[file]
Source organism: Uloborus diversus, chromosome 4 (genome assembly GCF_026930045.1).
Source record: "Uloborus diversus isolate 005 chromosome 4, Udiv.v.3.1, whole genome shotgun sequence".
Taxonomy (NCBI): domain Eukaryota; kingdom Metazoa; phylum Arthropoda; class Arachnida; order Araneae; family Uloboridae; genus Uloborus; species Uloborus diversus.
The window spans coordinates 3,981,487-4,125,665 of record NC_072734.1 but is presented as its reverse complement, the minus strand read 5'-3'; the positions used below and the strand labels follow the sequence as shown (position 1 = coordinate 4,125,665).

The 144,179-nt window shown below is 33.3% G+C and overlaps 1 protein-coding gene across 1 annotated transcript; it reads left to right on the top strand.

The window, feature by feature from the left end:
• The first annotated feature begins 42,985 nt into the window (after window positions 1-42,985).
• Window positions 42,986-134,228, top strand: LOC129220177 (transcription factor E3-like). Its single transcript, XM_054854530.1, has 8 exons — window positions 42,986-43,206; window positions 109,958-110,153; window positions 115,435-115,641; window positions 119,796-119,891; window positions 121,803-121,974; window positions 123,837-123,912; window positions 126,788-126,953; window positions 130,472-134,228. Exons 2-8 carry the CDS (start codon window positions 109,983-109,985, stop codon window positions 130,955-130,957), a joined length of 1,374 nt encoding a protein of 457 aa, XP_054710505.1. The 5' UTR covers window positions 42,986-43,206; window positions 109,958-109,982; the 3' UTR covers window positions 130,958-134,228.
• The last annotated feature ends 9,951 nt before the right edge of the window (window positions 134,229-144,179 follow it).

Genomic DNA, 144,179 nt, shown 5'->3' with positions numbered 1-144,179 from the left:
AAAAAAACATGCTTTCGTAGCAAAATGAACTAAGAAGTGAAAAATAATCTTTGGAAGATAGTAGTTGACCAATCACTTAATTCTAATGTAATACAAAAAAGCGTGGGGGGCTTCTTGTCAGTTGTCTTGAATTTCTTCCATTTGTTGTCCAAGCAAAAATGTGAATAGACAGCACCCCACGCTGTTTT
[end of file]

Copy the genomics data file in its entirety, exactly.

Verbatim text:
Source organism: Uloborus diversus, chromosome 4 (genome assembly GCF_026930045.1).
Source record: "Uloborus diversus isolate 005 chromosome 4, Udiv.v.3.1, whole genome shotgun sequence".
Taxonomy (NCBI): domain Eukaryota; kingdom Metazoa; phylum Arthropoda; class Arachnida; order Araneae; family Uloboridae; genus Uloborus; species Uloborus diversus.
The window spans coordinates 3,981,487-4,125,665 of record NC_072734.1 but is presented as its reverse complement, the minus strand read 5'-3'; the positions used below and the strand labels follow the sequence as shown (position 1 = coordinate 4,125,665).

The 144,179-nt window shown below is 33.3% G+C and overlaps 1 protein-coding gene across 1 annotated transcript; it reads left to right on the top strand.

The window, feature by feature from the left end:
• The first annotated feature begins 42,985 nt into the window (after window positions 1-42,985).
• Window positions 42,986-134,228, top strand: LOC129220177 (transcription factor E3-like). Its single transcript, XM_054854530.1, has 8 exons — window positions 42,986-43,206; window positions 109,958-110,153; window positions 115,435-115,641; window positions 119,796-119,891; window positions 121,803-121,974; window positions 123,837-123,912; window positions 126,788-126,953; window positions 130,472-134,228. Exons 2-8 carry the CDS (start codon window positions 109,983-109,985, stop codon window positions 130,955-130,957), a joined length of 1,374 nt encoding a protein of 457 aa, XP_054710505.1. The 5' UTR covers window positions 42,986-43,206; window positions 109,958-109,982; the 3' UTR covers window positions 130,958-134,228.
• The last annotated feature ends 9,951 nt before the right edge of the window (window positions 134,229-144,179 follow it).

Genomic DNA, 144,179 nt, shown 5'->3' with positions numbered 1-144,179 from the left:
AAAAAAACATGCTTTCGTAGCAAAATGAACTAAGAAGTGAAAAATAATCTTTGGAAGATAGTAGTTGACCAATCACTTAATTCTAATGTAATACAAAAAAGCGTGGGGGGCTTCTTGTCAGTTGTCTTGAATTTCTTCCATTTGTTGTCCAAGCAAAAATGTGAATAGACAGCACCCCACGCTGTTTT